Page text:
Things that went into that plunger selection:
my goal was to only need one plunger, and since the plunger would be static it meant the alignment holes had to be in a single arc unlike the roborest. After lots of design and trying to get a larger plunger to fit (in sketchup)i came across that particular plunger at a great price.

I ended up selecting that particular plunger because it had a 4mm pin. I just happen to have some electrical drill bits, i beileve it is the #21 which has a diameter of 4.04mm which was just large enough to provide some clearance and small enough to have very little slop.

the 4mm pin also kept the single arc small enough to not get into (BARELY) the nut holding the CBN wheel on the grinder. Its really close. ill post a pic. To get the arc radius i had to account for the hole size necessary plus the minimum distance i wanted (read: amount of material) between the holes.

for the record, the roborest is probably a better tool, and most definitely worth the price. Its just that i like building shit, and thought this would be fun.

In the end, i am extremely happy with the outcome. there are definitely things i would change if i ever am ever inclined, but right now it works great.


I haven't seen a Roborest but from the pictures it looks like a long pin goes all the way through two indexing vanes, well below the grinding wheel. The indexing plunger Chase shows could be placed where a long pin would not clear the wheel. I can't tell from the pictures whether a through pin would clear the wheel on the current design.

A single indexing pin on one side only should work ok but care would have to be taken to insure rigidity of the frame and index pin support as well as precision in both bushings. Any flexing or slop could result in an inconsistent grinding angle depending on the forces on the rest. If it did turn out to be not sturdy enough a redesign of the indexing vane angles and adding a second one on the other side could change that, or use two indexing plungers.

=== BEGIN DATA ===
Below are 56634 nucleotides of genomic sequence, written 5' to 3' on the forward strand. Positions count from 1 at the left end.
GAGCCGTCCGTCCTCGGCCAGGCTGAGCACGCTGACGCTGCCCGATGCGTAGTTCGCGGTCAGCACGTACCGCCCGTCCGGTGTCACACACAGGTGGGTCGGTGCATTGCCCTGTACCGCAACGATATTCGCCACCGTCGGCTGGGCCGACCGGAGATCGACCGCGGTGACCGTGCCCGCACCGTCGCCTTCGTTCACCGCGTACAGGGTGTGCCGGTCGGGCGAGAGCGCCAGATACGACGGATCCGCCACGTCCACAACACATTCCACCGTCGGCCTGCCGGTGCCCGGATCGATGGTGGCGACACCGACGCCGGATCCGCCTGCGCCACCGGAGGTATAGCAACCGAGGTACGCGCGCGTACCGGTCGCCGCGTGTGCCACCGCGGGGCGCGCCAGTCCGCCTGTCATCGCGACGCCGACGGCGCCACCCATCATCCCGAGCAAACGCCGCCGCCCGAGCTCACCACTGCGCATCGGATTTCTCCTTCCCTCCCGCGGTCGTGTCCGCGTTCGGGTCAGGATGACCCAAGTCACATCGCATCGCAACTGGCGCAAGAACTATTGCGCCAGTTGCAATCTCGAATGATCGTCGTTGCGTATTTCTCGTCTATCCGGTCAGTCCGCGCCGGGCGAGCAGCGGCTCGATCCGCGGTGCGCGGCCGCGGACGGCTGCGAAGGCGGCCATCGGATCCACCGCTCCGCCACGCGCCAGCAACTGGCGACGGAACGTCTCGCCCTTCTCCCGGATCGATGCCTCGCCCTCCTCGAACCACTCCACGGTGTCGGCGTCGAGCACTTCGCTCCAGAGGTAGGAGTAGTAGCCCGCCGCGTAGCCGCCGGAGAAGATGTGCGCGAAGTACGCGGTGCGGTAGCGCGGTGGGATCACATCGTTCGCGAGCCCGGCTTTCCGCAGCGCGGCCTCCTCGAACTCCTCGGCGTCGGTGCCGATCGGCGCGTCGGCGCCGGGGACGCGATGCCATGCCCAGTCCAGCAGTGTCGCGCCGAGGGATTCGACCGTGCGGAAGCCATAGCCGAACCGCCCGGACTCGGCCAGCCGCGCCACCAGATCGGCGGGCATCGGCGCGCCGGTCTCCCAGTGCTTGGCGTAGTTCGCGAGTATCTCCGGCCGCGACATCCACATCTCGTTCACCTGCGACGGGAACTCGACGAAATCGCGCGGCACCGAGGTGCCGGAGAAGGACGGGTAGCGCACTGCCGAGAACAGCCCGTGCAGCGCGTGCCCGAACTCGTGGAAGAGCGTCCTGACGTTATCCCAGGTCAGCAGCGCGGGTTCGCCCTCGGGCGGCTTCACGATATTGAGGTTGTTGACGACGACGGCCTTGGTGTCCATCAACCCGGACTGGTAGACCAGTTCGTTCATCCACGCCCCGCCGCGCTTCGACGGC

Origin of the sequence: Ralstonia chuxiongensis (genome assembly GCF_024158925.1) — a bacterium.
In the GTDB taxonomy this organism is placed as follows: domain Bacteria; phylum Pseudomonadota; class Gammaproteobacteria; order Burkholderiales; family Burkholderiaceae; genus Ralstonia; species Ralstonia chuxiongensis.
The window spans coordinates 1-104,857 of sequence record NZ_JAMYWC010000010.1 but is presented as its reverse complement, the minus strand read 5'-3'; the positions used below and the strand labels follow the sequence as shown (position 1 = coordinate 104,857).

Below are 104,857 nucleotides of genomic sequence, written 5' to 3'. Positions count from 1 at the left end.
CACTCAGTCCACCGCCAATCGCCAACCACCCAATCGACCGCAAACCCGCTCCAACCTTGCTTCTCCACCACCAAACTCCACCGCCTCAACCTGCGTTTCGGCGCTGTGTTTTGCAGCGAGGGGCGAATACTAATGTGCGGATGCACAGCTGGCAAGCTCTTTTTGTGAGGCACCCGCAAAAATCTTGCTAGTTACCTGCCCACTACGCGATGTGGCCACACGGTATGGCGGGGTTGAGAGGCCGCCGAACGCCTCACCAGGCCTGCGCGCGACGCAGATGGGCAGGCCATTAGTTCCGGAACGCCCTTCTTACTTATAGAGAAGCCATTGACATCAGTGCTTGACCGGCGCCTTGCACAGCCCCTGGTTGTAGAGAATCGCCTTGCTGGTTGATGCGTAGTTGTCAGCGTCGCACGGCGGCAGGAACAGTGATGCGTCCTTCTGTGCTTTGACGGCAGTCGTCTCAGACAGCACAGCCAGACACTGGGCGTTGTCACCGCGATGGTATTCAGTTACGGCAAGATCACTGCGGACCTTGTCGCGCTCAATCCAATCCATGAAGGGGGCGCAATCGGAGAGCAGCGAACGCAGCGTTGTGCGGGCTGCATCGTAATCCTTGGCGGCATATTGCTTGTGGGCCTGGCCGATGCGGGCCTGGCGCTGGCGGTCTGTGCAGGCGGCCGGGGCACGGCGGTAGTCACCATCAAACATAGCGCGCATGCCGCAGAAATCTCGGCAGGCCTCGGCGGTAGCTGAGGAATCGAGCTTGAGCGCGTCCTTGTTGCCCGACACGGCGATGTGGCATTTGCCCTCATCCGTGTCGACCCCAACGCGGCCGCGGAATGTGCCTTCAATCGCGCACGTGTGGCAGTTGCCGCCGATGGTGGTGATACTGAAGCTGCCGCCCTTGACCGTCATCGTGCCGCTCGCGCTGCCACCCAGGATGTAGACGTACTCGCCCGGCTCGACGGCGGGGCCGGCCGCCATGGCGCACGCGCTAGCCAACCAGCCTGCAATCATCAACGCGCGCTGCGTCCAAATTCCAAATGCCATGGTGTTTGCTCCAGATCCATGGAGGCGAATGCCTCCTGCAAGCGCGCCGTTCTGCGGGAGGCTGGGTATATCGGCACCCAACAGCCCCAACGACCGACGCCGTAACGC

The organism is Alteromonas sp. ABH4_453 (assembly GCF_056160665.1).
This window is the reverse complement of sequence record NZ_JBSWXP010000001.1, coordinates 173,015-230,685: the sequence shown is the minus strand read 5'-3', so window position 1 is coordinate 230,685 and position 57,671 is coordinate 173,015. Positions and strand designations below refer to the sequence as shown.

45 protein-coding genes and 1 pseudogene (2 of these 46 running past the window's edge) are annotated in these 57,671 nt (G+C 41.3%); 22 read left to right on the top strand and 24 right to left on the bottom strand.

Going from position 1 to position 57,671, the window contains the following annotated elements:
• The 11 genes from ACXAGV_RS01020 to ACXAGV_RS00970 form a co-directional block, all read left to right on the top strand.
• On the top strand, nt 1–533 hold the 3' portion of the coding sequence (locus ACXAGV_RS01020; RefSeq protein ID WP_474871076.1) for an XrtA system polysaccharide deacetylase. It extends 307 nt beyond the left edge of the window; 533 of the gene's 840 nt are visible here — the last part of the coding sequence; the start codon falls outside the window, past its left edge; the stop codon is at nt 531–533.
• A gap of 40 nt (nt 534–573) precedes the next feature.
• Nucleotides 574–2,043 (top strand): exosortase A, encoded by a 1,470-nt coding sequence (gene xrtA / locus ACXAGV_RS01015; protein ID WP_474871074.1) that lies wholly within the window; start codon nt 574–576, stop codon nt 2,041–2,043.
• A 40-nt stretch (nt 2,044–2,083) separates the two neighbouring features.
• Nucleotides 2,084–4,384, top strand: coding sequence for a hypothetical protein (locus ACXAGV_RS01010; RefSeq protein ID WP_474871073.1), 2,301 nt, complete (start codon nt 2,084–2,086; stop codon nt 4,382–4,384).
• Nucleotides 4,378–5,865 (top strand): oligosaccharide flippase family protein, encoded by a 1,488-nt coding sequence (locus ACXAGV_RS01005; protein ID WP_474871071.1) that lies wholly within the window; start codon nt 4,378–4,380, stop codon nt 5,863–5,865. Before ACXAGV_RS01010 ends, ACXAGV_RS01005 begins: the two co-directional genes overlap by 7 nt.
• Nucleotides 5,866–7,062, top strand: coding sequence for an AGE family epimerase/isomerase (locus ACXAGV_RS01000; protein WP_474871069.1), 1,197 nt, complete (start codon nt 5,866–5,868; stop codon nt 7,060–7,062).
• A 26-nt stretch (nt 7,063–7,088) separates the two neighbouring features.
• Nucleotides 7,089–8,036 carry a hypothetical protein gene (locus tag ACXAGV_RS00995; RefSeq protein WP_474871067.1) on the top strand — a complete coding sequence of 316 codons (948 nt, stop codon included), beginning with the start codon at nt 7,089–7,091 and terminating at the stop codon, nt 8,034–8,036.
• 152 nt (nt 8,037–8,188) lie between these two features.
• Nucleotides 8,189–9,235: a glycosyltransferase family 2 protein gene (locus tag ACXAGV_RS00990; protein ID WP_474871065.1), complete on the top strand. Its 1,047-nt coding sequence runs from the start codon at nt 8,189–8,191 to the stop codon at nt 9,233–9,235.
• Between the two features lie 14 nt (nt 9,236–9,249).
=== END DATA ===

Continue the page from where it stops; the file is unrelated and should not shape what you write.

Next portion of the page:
I'm interested in hearing how this works out. I love to see people designing and building tools and jigs. I sketched out a similar sharpening rest once but never took it further. I added a micro-adjustment for when I wanted to match an existing grind that was not an angle provided by the indexing.

JKJ

you are correct John, the pin goes through both sides. The rigidity is well within acceptable (at least at my current skill level). I would say the movement fits within the definition of negligible, i dont get an flexing or slop, but i also don't push on the platform with any notable force, really its put the scaper up there, hold with one finger and rotate against CBN wheel.

I will say tho, if you have thought about micro-adjustment then this probably wouldnt suite you.

Ill get a few more pics posted tonight, pics with it on the grinder.

John K Jordan
10-28-2016, 4:03 PM
Where did you buy your indexing plunger? I want one for an indexing plate for the lathe.

JKJ

Chance Raser
10-30-2016, 3:46 AM
Where did you buy your indexing plunger? I want one for an indexing plate for the lathe.

JKJ

http://www.jwwinco.com

The pics I meant to post:

Like I said, really close. This is obviously adjustable by sliding the the whole thing away from the grinder. When set right, there is about 1/16th between grinder wheel and platform and the platform can swing through the full motion.